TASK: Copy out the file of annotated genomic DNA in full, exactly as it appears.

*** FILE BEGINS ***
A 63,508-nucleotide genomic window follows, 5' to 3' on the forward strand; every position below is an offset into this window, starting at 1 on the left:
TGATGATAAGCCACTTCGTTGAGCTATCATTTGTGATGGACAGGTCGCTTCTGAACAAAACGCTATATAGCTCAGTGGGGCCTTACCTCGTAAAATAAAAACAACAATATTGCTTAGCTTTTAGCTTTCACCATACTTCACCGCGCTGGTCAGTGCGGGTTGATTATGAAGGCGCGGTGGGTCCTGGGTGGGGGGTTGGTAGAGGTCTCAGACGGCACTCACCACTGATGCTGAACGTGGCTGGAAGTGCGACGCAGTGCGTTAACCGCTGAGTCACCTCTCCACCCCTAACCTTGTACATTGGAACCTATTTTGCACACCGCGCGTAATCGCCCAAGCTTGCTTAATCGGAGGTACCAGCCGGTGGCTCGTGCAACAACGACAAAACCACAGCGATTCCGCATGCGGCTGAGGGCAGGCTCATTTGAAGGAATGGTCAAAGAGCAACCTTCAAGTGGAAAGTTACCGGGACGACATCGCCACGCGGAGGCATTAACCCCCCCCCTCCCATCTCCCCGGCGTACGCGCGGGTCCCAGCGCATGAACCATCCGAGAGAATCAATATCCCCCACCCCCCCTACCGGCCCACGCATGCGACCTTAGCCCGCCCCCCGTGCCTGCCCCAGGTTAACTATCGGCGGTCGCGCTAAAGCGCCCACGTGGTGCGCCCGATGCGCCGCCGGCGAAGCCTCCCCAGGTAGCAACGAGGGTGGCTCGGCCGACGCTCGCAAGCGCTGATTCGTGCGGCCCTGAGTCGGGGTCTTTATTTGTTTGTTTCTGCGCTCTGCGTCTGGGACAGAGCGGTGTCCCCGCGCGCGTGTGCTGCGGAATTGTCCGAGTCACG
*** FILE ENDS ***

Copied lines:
A 63,508-nucleotide genomic window follows, 5' to 3' on the forward strand; every position below is an offset into this window, starting at 1 on the left:
TGATGATAAGCCACTTCGTTGAGCTATCATTTGTGATGGACAGGTCGCTTCTGAACAAAACGCTATATAGCTCAGTGGGGCCTTACCTCGTAAAATAAAAACAACAATATTGCTTAGCTTTTAGCTTTCACCATACTTCACCGCGCTGGTCAGTGCGGGTTGATTATGAAGGCGCGGTGGGTCCTGGGTGGGGGGTTGGTAGAGGTCTCAGACGGCACTCACCACTGATGCTGAACGTGGCTGGAAGTGCGACGCAGTGCGTTAACCGCTGAGTCACCTCTCCACCCCTAACCTTGTACATTGGAACCTATTTTGCACACCGCGCGTAATCGCCCAAGCTTGCTTAATCGGAGGTACCAGCCGGTGGCTCGTGCAACAACGACAAAACCACAGCGATTCCGCATGCGGCTGAGGGCAGGCTCATTTGAAGGAATGGTCAAAGAGCAACCTTCAAGTGGAAAGTTACCGGGACGACATCGCCACGCGGAGGCATTAACCCCCCCCCTCCCATCTCCCCGGCGTACGCGCGGGTCCCAGCGCATGAACCATCCGAGAGAATCAATATCCCCCACCCCCCCTACCGGCCCACGCATGCGACCTTAGCCCGCCCCCCGTGCCTGCCCCAGGTTAACTATCGGCGGTCGCGCTAAAGCGCCCACGTGGTGCGCCCGATGCGCCGCCGGCGAAGCCTCCCCAGGTAGCAACGAGGGTGGCTCGGCCGACGCTCGCAAGCGCTGATTCGTGCGGCCCTGAGTCGGGGTCTTTATTTGTTTGTTTCTGCGCTCTGCGTCTGGGACAGAGCGGTGTCCCCGCGCGCGTGTGCTGCGGAATTGTCCGAGTCACG